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IFFR 2021 Tiger Competition

Tim Leyendekker • Director of Feast

"The film is not a fictionalised documentary, not so much an account of what really happened. It's a set of proposals"

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- The Dutch filmmaker takes on the Groningen HIV case, which saw three men deliberately injecting others with HIV-infected blood during sex parties

Tim Leyendekker • Director of Feast
(© Frank Hanswijk)

Recently shown in IFFR's Tiger Competition, Tim Leyendekker’s Feast [+see also:
trailer
interview: Tim Leyendekker
film profile
]
tells a story in seven vignettes, each lensed by different directors of photography and depicting a troubling event from a different perspective.

Cineuropa: If you had opted to tackle this story with a classical narrative, I don't think there would have been any place for different takes on it. Was that why you divided it?
Tim Leyendekker:
It was related to the way I work, think and operate. When the story first hit the news, it was such a huge case in the Netherlands but it was also, yes, very clear: you could tell who the bad guys were. I understand that, and I was thinking along the same lines too, but aren't we missing something this way? The first headlines screamed: “HIV Monsters!” Then we find out that these people had jobs and families, so the story wasn't just about the case — it was also about the way it was perceived and dealt with. This whole “monster” concept is so dehumanising, and I was aware that if I don’t defend the victims, to some it may seem like I am defending the perpetrators, which is not the case. I just wanted to look around and see what I could find. I worked with seven directors of photography, and that was like having seven points of view already. I would also interact with the cast and the crew, asking them how they saw it.

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Some vignettes are rather surprising, like the girl in the lab talking about viruses. So polite, and yet what she says is so troubling: that infecting someone could be seen as a sign of bonding.
Cronenberg said that sometimes, we should look at things from the virus' perspective. This is what she does, because of her profession. It's not the virus that's evil, it's our interpretation. This whole wording, that it can be a “gift”, is also used during “bareback parties” [referring to sexual acts without a condom, primarily anal sex between men]. There are people who infect each other, so that they don't have to worry about it anymore, but it's all voluntary. But in this case, people were drugged and then injected. So it wasn't even through sexual act, although maybe it was sexual for them – which, for me, is hard to relate to. During the making of the film I was appalled sometimes, so I tried to connect it to Plato's Symposium: seven monologues about what beauty, truth and love is about. I wanted to contrast it with all these horrible things that have happened, but still it would be very problematic to say that what they did was to “liberate themselves”.

Were the scenes that feel like actual reportage based on real material? Did you get hold of these transcriptions?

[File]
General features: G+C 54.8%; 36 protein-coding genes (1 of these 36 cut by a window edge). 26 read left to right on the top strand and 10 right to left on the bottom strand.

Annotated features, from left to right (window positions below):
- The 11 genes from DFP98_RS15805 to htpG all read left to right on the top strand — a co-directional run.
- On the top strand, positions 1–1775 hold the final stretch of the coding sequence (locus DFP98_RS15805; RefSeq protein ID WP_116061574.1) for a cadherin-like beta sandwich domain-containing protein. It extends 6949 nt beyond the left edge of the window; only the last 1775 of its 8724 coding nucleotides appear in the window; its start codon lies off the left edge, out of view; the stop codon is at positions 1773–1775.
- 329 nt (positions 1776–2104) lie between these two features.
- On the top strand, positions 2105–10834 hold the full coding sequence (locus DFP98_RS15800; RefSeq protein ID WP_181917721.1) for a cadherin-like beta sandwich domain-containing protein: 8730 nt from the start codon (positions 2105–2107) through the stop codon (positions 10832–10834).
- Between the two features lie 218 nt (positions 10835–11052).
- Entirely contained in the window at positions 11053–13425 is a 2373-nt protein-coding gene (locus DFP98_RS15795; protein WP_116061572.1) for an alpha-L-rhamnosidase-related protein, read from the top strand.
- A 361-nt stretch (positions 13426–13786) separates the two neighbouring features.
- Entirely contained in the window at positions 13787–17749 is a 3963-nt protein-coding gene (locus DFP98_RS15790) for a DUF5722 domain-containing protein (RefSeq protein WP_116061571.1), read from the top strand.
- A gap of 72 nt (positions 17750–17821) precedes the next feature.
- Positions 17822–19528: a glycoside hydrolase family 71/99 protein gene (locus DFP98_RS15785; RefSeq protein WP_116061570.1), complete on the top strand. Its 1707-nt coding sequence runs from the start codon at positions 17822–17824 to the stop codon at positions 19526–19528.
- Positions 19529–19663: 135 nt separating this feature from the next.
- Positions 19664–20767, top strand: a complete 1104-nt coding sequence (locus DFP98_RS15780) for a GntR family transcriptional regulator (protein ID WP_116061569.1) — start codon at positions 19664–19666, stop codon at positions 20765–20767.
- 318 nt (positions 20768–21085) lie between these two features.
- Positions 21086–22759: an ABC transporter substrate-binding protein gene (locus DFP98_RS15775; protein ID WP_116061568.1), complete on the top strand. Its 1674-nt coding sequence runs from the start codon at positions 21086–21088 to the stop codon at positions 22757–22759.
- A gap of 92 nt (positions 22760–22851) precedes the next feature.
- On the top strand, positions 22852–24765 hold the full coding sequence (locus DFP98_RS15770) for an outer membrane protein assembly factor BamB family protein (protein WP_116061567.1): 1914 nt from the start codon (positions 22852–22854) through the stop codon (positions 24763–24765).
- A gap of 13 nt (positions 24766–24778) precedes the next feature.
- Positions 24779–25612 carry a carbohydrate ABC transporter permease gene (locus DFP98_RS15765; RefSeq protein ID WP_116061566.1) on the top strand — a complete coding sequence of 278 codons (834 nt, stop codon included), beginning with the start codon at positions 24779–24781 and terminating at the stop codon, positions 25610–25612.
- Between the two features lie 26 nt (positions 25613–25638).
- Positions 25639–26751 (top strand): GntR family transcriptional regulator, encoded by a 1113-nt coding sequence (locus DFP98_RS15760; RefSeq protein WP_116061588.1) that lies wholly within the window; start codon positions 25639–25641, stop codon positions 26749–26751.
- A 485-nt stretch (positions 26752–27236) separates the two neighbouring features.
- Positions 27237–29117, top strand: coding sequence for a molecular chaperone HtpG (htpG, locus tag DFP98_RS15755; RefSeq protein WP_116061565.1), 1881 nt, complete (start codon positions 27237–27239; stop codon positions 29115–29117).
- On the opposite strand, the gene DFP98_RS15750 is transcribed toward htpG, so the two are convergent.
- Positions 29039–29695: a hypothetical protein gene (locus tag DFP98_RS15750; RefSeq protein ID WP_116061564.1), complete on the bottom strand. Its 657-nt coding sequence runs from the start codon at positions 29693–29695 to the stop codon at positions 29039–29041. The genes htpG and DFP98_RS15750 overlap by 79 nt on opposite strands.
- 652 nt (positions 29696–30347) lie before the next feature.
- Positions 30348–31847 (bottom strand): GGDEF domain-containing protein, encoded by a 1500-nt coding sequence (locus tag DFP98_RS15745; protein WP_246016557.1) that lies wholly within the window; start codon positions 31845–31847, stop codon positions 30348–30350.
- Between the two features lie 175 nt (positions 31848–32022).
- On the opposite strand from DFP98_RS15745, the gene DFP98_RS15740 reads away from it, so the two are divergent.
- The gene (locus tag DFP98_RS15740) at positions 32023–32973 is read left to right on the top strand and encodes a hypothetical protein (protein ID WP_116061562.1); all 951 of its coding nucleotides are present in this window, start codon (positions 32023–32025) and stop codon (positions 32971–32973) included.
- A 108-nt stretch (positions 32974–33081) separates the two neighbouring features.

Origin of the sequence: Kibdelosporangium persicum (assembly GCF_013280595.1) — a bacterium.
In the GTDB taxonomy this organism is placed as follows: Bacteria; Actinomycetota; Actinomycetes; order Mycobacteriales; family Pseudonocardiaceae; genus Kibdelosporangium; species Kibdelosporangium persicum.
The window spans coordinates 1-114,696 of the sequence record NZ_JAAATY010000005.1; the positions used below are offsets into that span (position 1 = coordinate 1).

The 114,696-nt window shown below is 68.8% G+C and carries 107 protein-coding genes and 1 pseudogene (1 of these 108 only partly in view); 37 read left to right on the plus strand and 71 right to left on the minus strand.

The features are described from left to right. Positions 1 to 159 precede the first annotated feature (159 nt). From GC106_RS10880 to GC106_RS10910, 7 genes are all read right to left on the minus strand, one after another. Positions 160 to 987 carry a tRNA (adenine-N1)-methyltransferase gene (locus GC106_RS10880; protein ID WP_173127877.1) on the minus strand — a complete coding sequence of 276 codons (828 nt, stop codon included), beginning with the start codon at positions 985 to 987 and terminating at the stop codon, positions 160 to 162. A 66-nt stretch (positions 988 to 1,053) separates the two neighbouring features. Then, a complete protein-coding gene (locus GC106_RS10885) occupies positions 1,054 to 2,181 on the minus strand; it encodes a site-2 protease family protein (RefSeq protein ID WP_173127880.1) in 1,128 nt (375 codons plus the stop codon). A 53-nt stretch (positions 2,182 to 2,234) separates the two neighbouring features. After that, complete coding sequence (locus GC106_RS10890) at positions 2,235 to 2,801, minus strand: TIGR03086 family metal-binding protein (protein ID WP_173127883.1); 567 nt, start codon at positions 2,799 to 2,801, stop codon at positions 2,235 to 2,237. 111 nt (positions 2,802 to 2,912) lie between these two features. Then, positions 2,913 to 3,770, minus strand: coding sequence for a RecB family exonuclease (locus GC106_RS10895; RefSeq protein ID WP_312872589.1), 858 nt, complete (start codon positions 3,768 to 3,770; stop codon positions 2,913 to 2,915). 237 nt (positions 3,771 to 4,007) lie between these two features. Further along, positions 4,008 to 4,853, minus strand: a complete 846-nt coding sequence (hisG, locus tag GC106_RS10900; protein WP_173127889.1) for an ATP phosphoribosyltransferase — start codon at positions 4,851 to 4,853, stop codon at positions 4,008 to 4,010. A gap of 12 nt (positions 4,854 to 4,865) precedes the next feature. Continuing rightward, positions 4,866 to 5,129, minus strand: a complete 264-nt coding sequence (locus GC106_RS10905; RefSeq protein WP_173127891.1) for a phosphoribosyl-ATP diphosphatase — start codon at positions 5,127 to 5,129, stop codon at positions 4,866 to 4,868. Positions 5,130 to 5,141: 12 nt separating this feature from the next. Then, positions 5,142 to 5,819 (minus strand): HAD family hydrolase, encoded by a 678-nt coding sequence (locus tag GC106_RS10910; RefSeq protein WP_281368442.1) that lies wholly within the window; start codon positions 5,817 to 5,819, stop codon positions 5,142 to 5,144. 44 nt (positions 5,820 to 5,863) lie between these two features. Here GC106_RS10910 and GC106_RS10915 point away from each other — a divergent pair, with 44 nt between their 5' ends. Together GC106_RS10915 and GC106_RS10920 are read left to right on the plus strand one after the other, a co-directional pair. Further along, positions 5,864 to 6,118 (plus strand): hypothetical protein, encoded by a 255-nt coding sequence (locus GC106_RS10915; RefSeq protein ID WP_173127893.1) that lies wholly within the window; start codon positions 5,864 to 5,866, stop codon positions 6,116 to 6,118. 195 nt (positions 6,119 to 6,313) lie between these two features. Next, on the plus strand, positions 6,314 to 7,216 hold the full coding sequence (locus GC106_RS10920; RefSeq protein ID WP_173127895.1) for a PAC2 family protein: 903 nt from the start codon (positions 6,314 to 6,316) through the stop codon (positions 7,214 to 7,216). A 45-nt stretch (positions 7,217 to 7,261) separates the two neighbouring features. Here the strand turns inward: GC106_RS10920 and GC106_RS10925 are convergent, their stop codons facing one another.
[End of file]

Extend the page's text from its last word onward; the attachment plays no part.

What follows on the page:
In the opening sequence, when a woman puts all these objects on the table, some are indeed from the case and there was a similar press presentation. But others weren't, like the George Michael CD or a bag of crisps [laughter]. This is nonsense, but I really wanted to go in and out: what is actual evidence and what is just our perception? It's one of the reasons why I wanted to present it all as fiction. Feast is not a fictionalised documentary, not so much an account of what really happened. It's a set of proposals. 

People refer to stereotypes a lot and this is how we are looking for truth, I guess. I am queer myself, so maybe it's easier for me to talk this way. I can say that homosexuals listen to George Michael because I know they do, myself included! And I am happy to play with that, to juxtapose these stereotypes and see what else derives from that.

Seeing these motionless bodies, just lying there, makes you realise how vulnerable they all are. And how lonely it can be, dealing with something like that.
Through interviews and so on, it became clear that the people who drugged them had to go to work the next day. Sometimes they would bring them back home, if they found keys in their pockets, but others would wake up on a beach, on a towel. We decided it would be more interesting to interweave these scenes through the whole film, to constantly remember that there were people affected by this.

I don't think there was that much support granted to the victims. They went there, to these parties, and sometimes they would go back. It's your typical story: the girl in a short skirt goes out at night, so some will say she was “asking for it”. Have you seen I May Destroy You? It's such a powerful series about all the aspects of sexual assault, and it's very now, very 2020. But a few years ago it would have felt like social science fiction! I hope that we have evolved, but there is a lot of subtlety that's lacking now in these conversations, and I wanted to address it: some things you just can't put into soundbites. I was talking to a friend, about this idea of dehumanising people, and he said: “You are going to get cancelled!” So I'm happy I haven't been cancelled yet.

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